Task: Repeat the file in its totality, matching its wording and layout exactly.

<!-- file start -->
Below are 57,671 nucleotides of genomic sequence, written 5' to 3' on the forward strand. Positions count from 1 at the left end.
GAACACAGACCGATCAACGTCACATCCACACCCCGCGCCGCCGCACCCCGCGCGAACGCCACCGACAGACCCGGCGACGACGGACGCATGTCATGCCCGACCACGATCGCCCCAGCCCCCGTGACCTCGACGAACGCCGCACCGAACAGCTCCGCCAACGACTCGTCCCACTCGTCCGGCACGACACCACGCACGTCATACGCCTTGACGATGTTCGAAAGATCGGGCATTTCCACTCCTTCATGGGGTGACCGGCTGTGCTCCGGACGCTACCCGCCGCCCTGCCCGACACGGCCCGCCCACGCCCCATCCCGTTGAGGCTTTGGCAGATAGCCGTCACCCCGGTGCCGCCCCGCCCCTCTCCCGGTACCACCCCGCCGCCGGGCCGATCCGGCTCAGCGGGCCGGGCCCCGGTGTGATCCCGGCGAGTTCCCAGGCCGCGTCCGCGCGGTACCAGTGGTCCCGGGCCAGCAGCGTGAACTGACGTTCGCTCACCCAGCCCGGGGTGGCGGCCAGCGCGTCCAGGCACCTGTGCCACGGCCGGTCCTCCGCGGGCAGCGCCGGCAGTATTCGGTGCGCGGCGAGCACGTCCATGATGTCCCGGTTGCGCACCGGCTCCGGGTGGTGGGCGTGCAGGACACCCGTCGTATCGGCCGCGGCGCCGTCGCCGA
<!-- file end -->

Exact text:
Below are 57,671 nucleotides of genomic sequence, written 5' to 3' on the forward strand. Positions count from 1 at the left end.
GAACACAGACCGATCAACGTCACATCCACACCCCGCGCCGCCGCACCCCGCGCGAACGCCACCGACAGACCCGGCGACGACGGACGCATGTCATGCCCGACCACGATCGCCCCAGCCCCCGTGACCTCGACGAACGCCGCACCGAACAGCTCCGCCAACGACTCGTCCCACTCGTCCGGCACGACACCACGCACGTCATACGCCTTGACGATGTTCGAAAGATCGGGCATTTCCACTCCTTCATGGGGTGACCGGCTGTGCTCCGGACGCTACCCGCCGCCCTGCCCGACACGGCCCGCCCACGCCCCATCCCGTTGAGGCTTTGGCAGATAGCCGTCACCCCGGTGCCGCCCCGCCCCTCTCCCGGTACCACCCCGCCGCCGGGCCGATCCGGCTCAGCGGGCCGGGCCCCGGTGTGATCCCGGCGAGTTCCCAGGCCGCGTCCGCGCGGTACCAGTGGTCCCGGGCCAGCAGCGTGAACTGACGTTCGCTCACCCAGCCCGGGGTGGCGGCCAGCGCGTCCAGGCACCTGTGCCACGGCCGGTCCTCCGCGGGCAGCGCCGGCAGTATTCGGTGCGCGGCGAGCACGTCCATGATGTCCCGGTTGCGCACCGGCTCCGGGTGGTGGGCGTGCAGGACACCCGTCGTATCGGCCGCGGCGCCGTCGCCGA